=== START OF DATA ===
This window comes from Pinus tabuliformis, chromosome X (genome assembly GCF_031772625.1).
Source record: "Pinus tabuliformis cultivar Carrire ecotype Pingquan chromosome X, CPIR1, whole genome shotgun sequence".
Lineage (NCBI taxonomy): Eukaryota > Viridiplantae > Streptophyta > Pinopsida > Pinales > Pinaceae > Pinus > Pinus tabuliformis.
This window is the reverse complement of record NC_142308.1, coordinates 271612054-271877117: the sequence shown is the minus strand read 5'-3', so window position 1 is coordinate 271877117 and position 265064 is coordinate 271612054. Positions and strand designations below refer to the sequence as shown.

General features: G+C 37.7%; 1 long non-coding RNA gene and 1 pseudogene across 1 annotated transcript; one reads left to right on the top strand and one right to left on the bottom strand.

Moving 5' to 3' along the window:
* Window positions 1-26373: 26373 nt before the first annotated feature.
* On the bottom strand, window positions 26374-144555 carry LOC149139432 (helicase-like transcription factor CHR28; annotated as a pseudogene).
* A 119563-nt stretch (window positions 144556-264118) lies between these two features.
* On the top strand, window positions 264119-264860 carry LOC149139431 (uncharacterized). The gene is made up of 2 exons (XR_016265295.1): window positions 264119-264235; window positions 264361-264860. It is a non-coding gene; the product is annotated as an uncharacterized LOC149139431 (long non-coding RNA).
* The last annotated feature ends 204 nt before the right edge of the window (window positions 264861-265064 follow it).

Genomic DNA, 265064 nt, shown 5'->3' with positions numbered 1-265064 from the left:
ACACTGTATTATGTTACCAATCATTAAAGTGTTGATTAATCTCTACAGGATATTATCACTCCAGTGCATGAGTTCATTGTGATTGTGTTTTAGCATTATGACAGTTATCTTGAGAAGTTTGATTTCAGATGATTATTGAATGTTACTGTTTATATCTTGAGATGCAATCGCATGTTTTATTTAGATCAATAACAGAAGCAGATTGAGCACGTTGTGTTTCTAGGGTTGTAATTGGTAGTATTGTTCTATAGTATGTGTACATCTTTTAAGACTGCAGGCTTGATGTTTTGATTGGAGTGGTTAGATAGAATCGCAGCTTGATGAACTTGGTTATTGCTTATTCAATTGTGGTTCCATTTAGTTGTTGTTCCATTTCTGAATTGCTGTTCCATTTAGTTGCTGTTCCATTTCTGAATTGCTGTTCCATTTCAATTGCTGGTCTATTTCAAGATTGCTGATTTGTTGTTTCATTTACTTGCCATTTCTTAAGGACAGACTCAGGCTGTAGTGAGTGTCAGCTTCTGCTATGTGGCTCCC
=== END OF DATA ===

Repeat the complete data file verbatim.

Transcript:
This window comes from Pinus tabuliformis, chromosome X (genome assembly GCF_031772625.1).
Source record: "Pinus tabuliformis cultivar Carrire ecotype Pingquan chromosome X, CPIR1, whole genome shotgun sequence".
Lineage (NCBI taxonomy): Eukaryota > Viridiplantae > Streptophyta > Pinopsida > Pinales > Pinaceae > Pinus > Pinus tabuliformis.
This window is the reverse complement of record NC_142308.1, coordinates 271612054-271877117: the sequence shown is the minus strand read 5'-3', so window position 1 is coordinate 271877117 and position 265064 is coordinate 271612054. Positions and strand designations below refer to the sequence as shown.

General features: G+C 37.7%; 1 long non-coding RNA gene and 1 pseudogene across 1 annotated transcript; one reads left to right on the top strand and one right to left on the bottom strand.

Moving 5' to 3' along the window:
* Window positions 1-26373: 26373 nt before the first annotated feature.
* On the bottom strand, window positions 26374-144555 carry LOC149139432 (helicase-like transcription factor CHR28; annotated as a pseudogene).
* A 119563-nt stretch (window positions 144556-264118) lies between these two features.
* On the top strand, window positions 264119-264860 carry LOC149139431 (uncharacterized). The gene is made up of 2 exons (XR_016265295.1): window positions 264119-264235; window positions 264361-264860. It is a non-coding gene; the product is annotated as an uncharacterized LOC149139431 (long non-coding RNA).
* The last annotated feature ends 204 nt before the right edge of the window (window positions 264861-265064 follow it).

Genomic DNA, 265064 nt, shown 5'->3' with positions numbered 1-265064 from the left:
ACACTGTATTATGTTACCAATCATTAAAGTGTTGATTAATCTCTACAGGATATTATCACTCCAGTGCATGAGTTCATTGTGATTGTGTTTTAGCATTATGACAGTTATCTTGAGAAGTTTGATTTCAGATGATTATTGAATGTTACTGTTTATATCTTGAGATGCAATCGCATGTTTTATTTAGATCAATAACAGAAGCAGATTGAGCACGTTGTGTTTCTAGGGTTGTAATTGGTAGTATTGTTCTATAGTATGTGTACATCTTTTAAGACTGCAGGCTTGATGTTTTGATTGGAGTGGTTAGATAGAATCGCAGCTTGATGAACTTGGTTATTGCTTATTCAATTGTGGTTCCATTTAGTTGTTGTTCCATTTCTGAATTGCTGTTCCATTTAGTTGCTGTTCCATTTCTGAATTGCTGTTCCATTTCAATTGCTGGTCTATTTCAAGATTGCTGATTTGTTGTTTCATTTACTTGCCATTTCTTAAGGACAGACTCAGGCTGTAGTGAGTGTCAGCTTCTGCTATGTGGCTCCC